This is definitely one of the best documentaries I’ve ever seen! Let’s set something straight right from the start: I was never a huge fan of The Beatles but naturally I always admired the compositional dynamics of Lennon/McCartney and I reckoned, of course, that this is the most important band of all times, in all considerable levels! And since we got that out of our system, let’s see what’s exactly “Eight Days A Week”…
As the title suggests, what we are mainly dealing with here are the live/concert side of The Beatles or if you prefer the magic years of 1963-1966 where the whole Beatlemania exploded all over the world! Apart from the priceless archival footage, we are treated with various interviews of all the band members (some of which are hilarious), Brian Epstein, Elvis Costello, Sigourney Weaver, Whoopi Goldberg etc. Parallel to all this stuff, we see audiovisual excerpts of The Beatles in the studio recording all their masterpieces but again the lion’s share is taken by the live footage and the TV appearances. The Beatles was the first band to embark on a stadium tour selling out well in advance thousands of tickets and at the same time causing mass hysteria wherever they played! The image of a policeman covering his ears because he can’t stand the yelling of the crowd when The Beatles enters Shea Stadium in New York is unbelievable! Needless to elaborate on The Ed Sullivan Show where The Beatles were first introduced to the American audience and at that same instant influenced permanently the American society!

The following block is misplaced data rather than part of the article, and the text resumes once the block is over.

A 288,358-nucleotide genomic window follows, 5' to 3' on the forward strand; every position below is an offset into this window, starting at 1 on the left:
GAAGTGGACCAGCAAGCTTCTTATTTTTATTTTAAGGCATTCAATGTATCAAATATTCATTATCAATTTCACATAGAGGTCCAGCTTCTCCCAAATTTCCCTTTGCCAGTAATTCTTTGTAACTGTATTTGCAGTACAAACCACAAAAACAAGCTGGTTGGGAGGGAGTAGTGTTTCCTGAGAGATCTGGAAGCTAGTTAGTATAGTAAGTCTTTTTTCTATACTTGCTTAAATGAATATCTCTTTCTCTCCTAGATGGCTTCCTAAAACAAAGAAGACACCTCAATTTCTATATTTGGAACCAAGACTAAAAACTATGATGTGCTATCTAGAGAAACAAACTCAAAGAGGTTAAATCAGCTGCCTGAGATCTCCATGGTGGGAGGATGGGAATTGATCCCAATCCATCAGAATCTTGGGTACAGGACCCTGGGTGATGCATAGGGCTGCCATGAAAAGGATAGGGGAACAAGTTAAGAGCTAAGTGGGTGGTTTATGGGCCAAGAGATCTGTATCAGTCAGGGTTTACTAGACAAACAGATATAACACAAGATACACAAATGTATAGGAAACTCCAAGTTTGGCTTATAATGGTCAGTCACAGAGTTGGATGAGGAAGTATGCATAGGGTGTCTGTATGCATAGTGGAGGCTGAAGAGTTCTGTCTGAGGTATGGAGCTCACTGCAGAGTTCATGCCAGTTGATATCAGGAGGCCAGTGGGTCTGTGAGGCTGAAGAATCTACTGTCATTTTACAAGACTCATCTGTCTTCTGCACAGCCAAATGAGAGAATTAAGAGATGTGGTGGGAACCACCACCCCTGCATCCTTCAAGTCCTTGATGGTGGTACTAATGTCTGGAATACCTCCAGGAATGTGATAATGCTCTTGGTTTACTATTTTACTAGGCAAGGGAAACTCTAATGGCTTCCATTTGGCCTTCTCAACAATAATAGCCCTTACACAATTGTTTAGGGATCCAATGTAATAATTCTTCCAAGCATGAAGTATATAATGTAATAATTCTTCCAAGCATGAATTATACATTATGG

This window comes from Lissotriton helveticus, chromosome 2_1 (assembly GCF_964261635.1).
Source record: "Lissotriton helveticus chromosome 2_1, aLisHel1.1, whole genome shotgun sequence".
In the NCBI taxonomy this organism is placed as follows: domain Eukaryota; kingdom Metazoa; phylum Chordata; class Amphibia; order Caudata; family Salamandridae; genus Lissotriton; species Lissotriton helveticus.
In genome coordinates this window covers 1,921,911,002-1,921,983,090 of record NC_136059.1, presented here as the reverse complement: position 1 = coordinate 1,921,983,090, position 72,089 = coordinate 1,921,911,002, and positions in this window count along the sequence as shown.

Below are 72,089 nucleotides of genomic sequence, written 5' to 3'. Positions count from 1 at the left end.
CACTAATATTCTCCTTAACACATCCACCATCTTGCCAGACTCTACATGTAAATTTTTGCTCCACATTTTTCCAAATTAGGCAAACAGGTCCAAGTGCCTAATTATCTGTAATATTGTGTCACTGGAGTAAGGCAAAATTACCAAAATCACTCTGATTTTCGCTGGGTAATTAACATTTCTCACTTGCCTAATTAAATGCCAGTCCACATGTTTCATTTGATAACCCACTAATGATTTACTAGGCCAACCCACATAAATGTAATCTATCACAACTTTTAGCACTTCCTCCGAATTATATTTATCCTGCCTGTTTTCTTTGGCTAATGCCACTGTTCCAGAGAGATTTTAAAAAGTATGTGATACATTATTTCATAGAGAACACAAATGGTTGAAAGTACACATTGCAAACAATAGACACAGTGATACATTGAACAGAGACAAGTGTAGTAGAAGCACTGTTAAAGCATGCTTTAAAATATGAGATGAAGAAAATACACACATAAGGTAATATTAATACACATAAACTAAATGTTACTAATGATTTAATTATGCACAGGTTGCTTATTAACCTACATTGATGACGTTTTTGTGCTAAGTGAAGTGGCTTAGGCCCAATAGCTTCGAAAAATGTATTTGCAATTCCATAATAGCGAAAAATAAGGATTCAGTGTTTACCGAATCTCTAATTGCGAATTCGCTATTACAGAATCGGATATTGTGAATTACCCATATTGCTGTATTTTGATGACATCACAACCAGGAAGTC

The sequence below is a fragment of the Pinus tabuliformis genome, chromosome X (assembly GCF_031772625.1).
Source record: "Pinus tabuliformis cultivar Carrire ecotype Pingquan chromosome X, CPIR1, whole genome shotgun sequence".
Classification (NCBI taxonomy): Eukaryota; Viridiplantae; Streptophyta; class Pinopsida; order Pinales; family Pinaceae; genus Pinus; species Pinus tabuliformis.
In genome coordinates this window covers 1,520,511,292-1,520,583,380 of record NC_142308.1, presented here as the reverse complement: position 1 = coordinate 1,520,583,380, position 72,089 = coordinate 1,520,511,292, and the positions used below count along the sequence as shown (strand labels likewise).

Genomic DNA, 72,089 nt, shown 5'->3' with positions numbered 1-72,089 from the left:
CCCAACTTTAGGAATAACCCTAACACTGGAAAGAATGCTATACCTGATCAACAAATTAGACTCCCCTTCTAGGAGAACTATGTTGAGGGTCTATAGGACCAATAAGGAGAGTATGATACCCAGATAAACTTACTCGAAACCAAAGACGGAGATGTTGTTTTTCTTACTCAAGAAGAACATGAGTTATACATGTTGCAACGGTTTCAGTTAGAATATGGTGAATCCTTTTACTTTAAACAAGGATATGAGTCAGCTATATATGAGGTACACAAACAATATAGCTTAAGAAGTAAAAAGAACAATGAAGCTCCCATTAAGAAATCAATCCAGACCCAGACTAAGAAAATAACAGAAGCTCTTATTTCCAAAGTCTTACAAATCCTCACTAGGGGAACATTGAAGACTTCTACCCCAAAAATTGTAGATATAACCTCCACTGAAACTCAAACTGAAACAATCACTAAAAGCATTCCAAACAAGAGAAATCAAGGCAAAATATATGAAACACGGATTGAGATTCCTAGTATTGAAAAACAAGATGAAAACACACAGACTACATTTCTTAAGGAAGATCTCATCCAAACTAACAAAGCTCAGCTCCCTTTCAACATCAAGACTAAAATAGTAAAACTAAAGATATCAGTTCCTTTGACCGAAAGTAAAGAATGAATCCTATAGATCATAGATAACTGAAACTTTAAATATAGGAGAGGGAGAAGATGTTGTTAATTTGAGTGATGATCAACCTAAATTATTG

What I really enjoyed of this documentary is the fact that it shows a more human side of The Beatles. It paints a picture of a bunch of youngsters who found themselves amidst a whirlwind that unavoidably forced them grow up a little bit earlier and in a more harsh way! At the end, they couldn’t handle all this pandemonium and they decided to call it a day. The last scene of them playing for the very last time (1969) on the roof of the EMI building in London is absolutely touching and it really can’t be described in words. If only Yoko Ono wasn’t there, things would be different and far better!
Highlight: The soundtrack of this documentary was supervised by Giles Martin, son of the legendary Beatles producer, George Martin.